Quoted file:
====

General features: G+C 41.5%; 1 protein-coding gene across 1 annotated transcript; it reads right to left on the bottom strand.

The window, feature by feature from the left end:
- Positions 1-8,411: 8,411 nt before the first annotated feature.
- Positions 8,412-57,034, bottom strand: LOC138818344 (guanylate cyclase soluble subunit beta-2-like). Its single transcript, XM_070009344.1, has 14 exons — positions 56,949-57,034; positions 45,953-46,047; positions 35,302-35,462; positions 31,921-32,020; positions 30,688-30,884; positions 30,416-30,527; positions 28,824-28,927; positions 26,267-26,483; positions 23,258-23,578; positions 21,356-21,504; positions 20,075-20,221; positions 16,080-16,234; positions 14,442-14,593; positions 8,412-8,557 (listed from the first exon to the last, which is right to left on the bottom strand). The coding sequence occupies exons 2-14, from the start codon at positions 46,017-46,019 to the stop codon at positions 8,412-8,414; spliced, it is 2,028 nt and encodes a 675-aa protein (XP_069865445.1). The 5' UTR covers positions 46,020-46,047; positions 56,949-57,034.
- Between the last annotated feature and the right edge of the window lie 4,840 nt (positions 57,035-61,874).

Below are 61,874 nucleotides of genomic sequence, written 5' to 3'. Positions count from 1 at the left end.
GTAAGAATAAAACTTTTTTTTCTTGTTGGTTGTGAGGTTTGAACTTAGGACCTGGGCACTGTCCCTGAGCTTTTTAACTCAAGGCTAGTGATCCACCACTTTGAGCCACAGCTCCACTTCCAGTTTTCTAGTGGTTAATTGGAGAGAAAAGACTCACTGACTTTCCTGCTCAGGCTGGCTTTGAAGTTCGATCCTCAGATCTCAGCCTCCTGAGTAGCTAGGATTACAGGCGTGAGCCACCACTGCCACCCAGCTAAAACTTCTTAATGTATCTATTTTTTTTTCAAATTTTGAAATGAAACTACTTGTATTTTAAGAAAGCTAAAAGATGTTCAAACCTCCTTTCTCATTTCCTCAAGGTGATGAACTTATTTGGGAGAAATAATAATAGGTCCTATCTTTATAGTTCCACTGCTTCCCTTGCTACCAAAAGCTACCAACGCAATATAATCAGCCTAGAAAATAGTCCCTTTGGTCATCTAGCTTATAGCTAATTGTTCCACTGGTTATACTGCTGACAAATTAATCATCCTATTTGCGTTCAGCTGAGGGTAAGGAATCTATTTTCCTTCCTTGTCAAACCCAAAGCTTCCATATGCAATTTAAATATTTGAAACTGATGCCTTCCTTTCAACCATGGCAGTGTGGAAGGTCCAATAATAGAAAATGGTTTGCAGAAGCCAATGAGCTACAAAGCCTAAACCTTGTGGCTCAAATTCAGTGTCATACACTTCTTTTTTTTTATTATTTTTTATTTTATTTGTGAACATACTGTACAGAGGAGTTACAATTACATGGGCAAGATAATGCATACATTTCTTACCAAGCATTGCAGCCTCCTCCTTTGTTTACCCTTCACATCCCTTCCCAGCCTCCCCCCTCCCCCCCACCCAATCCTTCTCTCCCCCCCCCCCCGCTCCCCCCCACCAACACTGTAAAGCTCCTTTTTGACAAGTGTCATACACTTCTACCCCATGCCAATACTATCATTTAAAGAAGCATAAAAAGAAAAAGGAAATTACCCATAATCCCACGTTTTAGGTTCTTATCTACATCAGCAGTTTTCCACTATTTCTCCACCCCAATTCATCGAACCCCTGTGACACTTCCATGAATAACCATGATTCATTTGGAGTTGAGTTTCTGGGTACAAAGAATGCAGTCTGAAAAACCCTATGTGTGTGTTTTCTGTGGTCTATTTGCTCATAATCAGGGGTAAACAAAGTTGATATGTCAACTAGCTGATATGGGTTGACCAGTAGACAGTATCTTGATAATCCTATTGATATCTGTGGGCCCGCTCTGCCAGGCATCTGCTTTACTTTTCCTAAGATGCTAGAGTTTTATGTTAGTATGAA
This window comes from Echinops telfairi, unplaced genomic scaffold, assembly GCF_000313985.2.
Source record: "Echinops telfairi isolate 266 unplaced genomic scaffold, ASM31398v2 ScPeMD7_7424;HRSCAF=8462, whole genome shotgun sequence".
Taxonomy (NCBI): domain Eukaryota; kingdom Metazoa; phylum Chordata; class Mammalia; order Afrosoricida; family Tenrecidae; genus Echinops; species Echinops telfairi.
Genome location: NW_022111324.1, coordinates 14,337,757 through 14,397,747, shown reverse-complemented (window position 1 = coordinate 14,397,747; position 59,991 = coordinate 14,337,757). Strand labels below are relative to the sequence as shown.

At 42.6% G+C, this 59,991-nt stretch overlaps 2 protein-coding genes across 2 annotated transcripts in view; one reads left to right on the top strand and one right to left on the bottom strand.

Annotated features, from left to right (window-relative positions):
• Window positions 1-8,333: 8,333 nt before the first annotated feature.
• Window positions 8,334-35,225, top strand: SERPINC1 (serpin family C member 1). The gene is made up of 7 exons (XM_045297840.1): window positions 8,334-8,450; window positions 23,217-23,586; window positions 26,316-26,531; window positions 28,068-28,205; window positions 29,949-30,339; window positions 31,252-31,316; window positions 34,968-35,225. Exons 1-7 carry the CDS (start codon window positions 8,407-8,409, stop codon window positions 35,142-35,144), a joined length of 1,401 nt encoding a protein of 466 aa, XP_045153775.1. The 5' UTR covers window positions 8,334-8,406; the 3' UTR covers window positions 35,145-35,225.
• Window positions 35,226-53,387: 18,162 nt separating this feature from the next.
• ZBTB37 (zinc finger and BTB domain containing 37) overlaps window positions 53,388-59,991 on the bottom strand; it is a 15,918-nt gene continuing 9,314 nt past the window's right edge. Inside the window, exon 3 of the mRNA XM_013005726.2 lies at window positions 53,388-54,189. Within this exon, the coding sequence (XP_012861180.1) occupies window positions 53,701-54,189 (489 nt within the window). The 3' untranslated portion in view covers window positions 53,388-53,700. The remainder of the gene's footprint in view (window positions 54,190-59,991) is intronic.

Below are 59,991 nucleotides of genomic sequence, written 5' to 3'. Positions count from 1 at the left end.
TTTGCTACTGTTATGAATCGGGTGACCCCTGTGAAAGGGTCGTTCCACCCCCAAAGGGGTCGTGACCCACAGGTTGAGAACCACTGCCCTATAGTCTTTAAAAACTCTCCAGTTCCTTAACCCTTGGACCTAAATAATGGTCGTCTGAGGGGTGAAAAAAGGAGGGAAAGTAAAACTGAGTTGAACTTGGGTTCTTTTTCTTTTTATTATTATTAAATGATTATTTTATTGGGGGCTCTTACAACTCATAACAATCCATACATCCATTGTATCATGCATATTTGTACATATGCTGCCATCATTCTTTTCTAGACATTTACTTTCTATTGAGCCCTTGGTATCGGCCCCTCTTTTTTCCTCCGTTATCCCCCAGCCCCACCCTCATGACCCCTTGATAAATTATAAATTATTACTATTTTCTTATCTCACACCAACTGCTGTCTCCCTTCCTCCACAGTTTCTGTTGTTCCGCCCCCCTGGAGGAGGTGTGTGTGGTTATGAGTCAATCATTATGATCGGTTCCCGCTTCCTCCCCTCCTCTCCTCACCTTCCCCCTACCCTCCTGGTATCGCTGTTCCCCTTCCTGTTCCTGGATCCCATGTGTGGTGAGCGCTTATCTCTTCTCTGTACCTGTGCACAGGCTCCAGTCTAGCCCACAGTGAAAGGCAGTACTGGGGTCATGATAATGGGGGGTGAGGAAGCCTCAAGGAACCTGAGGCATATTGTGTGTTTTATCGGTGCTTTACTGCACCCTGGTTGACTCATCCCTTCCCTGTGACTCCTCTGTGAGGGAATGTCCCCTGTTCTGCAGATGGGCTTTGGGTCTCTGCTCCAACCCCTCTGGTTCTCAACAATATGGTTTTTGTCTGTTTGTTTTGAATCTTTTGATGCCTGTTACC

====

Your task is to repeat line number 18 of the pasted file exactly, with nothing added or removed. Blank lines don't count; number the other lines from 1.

Below are 59,991 nucleotides of genomic sequence, written 5' to 3'. Positions count from 1 at the left end.